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Iron deficiency in sport

Typically, with the greater amounts of food that you might be eating to support training, at any level, deficiencies are uncommon. However, iron is a bit of an exception.

There are a lot of reasons for feeling tired or low in energy, and it doesn't always mean you have a deficiency. However sometimes it does, and some of us are more at risk than others. If you:

  • are vegetarian or vegan
  • have heavy periods
  • are peri-menopausal
  • are a runner

 Each situation has its own nuances and considerations, but for the purposes of this post, I'd like to focus on sport because its one that I find is much less understood and expected.

First of all, if your fatigue is out of character, it's worth a visit to your health professional for a chat and possibly a blood test. When you have low iron levels, your body isn't able to make as many red blood cells, and then your haemoglobin will start to fall. Haemoglobin is an important protein, containing iron, that is contained in red blood cells and binds to oxygen to take it to working muscles. So, in a nutshell, low iron means your working muscles are getting less oxygen and that's why you feel tired, and may even feel short of breathe.

Why is this a consideration for athletes at all levels?

Runners actually lose more iron and therefore have higher needs to replace it.

  • Sweating: Sweat is more than just salty water. We also lose iron through sweat, and whilst it may not be a massive amount, over time, combined with other iron losses.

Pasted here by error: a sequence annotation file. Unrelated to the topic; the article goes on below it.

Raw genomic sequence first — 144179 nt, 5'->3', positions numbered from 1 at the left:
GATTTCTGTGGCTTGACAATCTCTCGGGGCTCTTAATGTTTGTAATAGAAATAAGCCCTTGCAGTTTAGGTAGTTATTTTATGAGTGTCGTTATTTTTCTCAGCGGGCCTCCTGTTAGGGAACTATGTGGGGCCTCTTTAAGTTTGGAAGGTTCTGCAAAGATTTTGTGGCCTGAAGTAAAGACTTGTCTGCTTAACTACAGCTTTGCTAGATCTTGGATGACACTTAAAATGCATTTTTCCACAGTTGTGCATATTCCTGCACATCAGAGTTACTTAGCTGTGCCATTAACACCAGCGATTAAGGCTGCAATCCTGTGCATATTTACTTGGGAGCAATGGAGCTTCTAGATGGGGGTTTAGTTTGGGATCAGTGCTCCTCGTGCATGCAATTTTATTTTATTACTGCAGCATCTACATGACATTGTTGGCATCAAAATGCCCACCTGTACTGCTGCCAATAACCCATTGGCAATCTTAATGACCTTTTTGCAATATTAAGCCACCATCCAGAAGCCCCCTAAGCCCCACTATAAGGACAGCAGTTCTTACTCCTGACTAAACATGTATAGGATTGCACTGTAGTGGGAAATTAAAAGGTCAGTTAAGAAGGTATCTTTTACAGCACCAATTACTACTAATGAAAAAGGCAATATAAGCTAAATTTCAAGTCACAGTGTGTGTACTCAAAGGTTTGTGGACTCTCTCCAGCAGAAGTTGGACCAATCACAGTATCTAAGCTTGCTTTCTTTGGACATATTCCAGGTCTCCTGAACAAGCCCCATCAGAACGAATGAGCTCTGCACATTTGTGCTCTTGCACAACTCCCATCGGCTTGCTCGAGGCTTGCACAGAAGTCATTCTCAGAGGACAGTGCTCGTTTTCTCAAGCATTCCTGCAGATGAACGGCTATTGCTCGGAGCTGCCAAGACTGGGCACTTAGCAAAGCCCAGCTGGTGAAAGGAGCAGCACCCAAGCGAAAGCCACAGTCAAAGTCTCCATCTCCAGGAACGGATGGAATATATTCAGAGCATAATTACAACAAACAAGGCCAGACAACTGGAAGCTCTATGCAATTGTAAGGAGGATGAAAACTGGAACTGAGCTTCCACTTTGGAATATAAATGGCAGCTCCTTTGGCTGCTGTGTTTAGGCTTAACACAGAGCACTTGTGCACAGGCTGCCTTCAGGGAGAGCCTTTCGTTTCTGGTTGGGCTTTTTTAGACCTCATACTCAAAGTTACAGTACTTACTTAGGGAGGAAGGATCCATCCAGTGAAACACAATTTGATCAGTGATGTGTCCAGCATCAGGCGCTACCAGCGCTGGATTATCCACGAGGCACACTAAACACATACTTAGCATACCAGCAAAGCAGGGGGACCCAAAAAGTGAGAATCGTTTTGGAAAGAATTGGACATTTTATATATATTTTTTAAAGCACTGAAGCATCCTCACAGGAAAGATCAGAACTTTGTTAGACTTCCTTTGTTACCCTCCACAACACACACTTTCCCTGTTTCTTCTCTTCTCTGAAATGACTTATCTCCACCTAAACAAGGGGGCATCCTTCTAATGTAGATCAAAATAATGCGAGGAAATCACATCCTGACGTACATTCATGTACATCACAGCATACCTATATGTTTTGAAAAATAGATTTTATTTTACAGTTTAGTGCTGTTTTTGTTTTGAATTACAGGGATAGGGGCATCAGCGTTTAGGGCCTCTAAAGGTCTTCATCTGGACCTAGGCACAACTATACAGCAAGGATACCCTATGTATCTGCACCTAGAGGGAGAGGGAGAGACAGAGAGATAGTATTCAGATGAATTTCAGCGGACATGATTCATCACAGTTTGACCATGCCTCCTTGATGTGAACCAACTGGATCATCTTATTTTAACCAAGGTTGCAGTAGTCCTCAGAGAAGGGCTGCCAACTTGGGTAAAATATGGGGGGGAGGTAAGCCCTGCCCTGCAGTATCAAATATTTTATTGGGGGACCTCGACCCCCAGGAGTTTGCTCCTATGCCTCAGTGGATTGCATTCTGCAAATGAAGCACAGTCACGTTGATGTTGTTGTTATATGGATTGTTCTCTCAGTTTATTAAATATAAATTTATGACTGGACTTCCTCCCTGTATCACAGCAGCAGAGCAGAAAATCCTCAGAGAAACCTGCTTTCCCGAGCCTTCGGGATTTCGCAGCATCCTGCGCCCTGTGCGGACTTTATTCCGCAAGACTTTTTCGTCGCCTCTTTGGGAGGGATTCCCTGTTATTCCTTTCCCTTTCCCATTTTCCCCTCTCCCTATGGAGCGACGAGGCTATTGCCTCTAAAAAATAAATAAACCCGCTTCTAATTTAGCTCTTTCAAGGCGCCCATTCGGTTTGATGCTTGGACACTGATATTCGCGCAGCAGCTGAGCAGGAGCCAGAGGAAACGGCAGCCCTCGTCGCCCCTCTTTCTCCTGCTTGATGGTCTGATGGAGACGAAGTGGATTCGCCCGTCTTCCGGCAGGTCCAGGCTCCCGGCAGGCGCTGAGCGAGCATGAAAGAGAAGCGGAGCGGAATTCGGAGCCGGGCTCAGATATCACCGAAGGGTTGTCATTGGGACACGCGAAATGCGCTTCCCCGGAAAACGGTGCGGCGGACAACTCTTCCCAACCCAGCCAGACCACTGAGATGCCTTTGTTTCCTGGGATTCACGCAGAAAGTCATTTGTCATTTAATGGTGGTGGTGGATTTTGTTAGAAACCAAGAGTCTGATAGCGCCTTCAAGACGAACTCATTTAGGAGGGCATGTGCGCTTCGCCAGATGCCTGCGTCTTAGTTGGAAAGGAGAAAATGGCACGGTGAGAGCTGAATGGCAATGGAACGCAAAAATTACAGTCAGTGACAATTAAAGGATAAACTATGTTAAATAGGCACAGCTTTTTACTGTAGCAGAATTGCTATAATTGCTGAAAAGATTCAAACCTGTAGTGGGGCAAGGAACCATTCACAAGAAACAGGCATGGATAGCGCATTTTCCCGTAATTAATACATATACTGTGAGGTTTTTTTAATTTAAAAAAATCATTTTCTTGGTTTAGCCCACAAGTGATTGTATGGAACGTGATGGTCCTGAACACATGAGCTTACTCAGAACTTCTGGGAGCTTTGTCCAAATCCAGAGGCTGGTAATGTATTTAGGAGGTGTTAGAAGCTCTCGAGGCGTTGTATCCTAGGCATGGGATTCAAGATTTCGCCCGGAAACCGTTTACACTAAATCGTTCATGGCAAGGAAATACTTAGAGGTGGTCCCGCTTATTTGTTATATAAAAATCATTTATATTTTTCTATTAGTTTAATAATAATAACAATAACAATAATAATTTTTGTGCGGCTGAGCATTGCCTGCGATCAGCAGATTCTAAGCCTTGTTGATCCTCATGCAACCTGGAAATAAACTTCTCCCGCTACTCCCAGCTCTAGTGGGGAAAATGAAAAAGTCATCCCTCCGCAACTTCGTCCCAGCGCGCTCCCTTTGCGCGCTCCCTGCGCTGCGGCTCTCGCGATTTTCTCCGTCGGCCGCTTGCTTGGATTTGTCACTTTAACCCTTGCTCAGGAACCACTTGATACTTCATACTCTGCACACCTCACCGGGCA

• Through your feet: No, that's not a typo. As you run and your feet hit the ground, it actually damages red blood cells. This is called foot strike haemolysis.
  • Digestive tract: Strenuous exercise can cause minor damage to the lining of your digestive tract.

 The best way to prevent iron depletion is to make sure that you have a well balanced diet. It doesn't mean you need to eat a truck load of red meat, either. There are lots of other healthy soures of iron:

  • fish, nuts and legumes are great alternatives to meat
  • eat vitamin C rich foods with your plant sources of iron to help you absorb more
  • if you do fancy the odd steak, you can actually use this as an opportunity to absorb more iron from your plant based sources because, like vitamin C, it will help your body to absorb more

As always, if in doubt, get it checked out.


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